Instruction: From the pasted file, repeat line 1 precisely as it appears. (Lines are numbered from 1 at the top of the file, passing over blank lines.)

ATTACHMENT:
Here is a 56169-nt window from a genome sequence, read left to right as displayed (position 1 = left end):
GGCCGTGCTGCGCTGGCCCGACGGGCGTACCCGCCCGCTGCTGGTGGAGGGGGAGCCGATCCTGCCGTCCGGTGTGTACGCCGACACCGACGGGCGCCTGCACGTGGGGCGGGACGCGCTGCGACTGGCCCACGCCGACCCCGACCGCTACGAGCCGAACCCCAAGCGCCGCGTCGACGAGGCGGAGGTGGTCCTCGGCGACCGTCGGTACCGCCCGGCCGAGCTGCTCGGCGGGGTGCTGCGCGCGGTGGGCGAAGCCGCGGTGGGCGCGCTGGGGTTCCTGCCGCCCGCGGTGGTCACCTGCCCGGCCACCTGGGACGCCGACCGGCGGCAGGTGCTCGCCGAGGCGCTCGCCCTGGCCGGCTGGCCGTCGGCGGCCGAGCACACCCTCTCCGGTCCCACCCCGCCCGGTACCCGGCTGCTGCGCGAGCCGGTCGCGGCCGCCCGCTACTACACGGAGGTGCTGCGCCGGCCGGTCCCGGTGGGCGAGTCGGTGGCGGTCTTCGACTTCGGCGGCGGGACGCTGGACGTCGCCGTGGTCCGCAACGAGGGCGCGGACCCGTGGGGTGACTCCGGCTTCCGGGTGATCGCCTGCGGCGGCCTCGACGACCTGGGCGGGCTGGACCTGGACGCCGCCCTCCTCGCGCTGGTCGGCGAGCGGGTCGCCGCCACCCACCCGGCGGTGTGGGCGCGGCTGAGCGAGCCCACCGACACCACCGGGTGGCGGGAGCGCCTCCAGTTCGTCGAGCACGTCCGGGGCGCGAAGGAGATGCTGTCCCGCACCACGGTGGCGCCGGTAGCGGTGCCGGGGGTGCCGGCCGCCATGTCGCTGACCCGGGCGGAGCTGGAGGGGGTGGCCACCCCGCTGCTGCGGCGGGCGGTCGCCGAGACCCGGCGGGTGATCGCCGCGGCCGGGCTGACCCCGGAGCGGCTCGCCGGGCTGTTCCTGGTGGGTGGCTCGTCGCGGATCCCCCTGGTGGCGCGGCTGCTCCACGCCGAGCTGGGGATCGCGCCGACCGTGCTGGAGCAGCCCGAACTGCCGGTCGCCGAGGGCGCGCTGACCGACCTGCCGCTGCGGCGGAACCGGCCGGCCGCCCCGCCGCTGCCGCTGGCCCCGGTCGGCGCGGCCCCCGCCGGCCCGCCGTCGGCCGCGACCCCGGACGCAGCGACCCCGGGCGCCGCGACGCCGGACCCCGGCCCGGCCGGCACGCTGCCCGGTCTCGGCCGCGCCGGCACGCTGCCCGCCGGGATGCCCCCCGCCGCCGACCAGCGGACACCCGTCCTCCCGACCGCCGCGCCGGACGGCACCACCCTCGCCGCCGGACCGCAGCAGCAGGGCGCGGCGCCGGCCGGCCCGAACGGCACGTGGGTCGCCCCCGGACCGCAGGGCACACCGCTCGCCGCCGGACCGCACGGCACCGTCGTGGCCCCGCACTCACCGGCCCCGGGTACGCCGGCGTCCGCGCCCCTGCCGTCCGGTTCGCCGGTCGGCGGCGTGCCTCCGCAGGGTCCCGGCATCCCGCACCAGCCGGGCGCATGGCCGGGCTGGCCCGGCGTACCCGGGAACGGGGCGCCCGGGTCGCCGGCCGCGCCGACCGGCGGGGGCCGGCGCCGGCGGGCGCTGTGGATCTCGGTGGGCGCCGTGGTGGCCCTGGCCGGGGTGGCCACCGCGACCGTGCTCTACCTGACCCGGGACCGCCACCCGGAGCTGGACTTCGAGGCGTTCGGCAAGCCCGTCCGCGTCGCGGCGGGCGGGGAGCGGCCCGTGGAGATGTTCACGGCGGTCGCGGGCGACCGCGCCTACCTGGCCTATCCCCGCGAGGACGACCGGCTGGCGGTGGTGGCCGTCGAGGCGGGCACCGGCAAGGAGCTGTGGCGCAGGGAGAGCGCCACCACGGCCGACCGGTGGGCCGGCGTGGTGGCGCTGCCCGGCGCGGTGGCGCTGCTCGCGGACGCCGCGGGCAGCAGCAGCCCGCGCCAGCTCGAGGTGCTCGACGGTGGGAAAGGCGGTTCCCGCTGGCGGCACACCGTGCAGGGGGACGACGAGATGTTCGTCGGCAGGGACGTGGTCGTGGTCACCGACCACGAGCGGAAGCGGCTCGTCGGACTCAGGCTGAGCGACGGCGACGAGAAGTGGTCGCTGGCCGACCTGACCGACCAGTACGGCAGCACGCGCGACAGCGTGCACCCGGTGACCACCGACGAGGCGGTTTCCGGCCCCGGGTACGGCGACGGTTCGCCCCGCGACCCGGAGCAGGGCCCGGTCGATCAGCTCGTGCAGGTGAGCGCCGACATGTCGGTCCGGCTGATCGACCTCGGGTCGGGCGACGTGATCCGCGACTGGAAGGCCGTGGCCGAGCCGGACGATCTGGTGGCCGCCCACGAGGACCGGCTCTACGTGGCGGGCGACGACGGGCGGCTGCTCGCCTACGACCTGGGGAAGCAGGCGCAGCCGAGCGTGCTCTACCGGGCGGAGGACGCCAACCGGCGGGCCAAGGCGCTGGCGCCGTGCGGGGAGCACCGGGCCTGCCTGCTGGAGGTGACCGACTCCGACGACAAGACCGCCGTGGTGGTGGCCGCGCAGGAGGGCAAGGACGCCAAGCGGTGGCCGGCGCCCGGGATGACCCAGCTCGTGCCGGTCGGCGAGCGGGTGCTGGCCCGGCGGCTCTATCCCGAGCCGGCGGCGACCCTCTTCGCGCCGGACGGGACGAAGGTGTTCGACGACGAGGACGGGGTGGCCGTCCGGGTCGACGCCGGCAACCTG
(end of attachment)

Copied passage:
Here is a 56169-nt window from a genome sequence, read left to right as displayed (position 1 = left end):